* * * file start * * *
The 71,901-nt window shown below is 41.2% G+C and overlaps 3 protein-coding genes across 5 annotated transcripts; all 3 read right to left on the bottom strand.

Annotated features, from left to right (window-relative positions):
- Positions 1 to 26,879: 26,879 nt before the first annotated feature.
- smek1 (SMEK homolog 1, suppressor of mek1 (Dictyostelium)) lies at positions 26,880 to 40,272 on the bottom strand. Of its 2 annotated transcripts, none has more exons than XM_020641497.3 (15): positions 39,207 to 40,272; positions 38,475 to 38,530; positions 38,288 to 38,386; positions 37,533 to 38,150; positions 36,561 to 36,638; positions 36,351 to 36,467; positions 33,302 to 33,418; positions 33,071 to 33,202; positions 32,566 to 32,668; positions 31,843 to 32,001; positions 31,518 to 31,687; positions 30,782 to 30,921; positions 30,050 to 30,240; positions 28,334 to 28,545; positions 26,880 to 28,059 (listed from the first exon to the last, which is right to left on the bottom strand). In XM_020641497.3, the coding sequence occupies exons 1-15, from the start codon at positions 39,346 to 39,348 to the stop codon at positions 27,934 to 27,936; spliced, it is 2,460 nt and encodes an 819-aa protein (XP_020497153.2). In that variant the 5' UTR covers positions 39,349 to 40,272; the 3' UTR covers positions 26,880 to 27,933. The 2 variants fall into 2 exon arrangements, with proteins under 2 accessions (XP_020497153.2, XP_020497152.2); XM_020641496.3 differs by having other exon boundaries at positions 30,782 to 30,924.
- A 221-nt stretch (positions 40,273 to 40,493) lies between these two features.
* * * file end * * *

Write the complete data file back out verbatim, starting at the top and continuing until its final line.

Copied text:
The 71,901-nt window shown below is 41.2% G+C and overlaps 3 protein-coding genes across 5 annotated transcripts; all 3 read right to left on the bottom strand.

Annotated features, from left to right (window-relative positions):
- Positions 1 to 26,879: 26,879 nt before the first annotated feature.
- smek1 (SMEK homolog 1, suppressor of mek1 (Dictyostelium)) lies at positions 26,880 to 40,272 on the bottom strand. Of its 2 annotated transcripts, none has more exons than XM_020641497.3 (15): positions 39,207 to 40,272; positions 38,475 to 38,530; positions 38,288 to 38,386; positions 37,533 to 38,150; positions 36,561 to 36,638; positions 36,351 to 36,467; positions 33,302 to 33,418; positions 33,071 to 33,202; positions 32,566 to 32,668; positions 31,843 to 32,001; positions 31,518 to 31,687; positions 30,782 to 30,921; positions 30,050 to 30,240; positions 28,334 to 28,545; positions 26,880 to 28,059 (listed from the first exon to the last, which is right to left on the bottom strand). In XM_020641497.3, the coding sequence occupies exons 1-15, from the start codon at positions 39,346 to 39,348 to the stop codon at positions 27,934 to 27,936; spliced, it is 2,460 nt and encodes an 819-aa protein (XP_020497153.2). In that variant the 5' UTR covers positions 39,349 to 40,272; the 3' UTR covers positions 26,880 to 27,933. The 2 variants fall into 2 exon arrangements, with proteins under 2 accessions (XP_020497153.2, XP_020497152.2); XM_020641496.3 differs by having other exon boundaries at positions 30,782 to 30,924.
- A 221-nt stretch (positions 40,273 to 40,493) lies between these two features.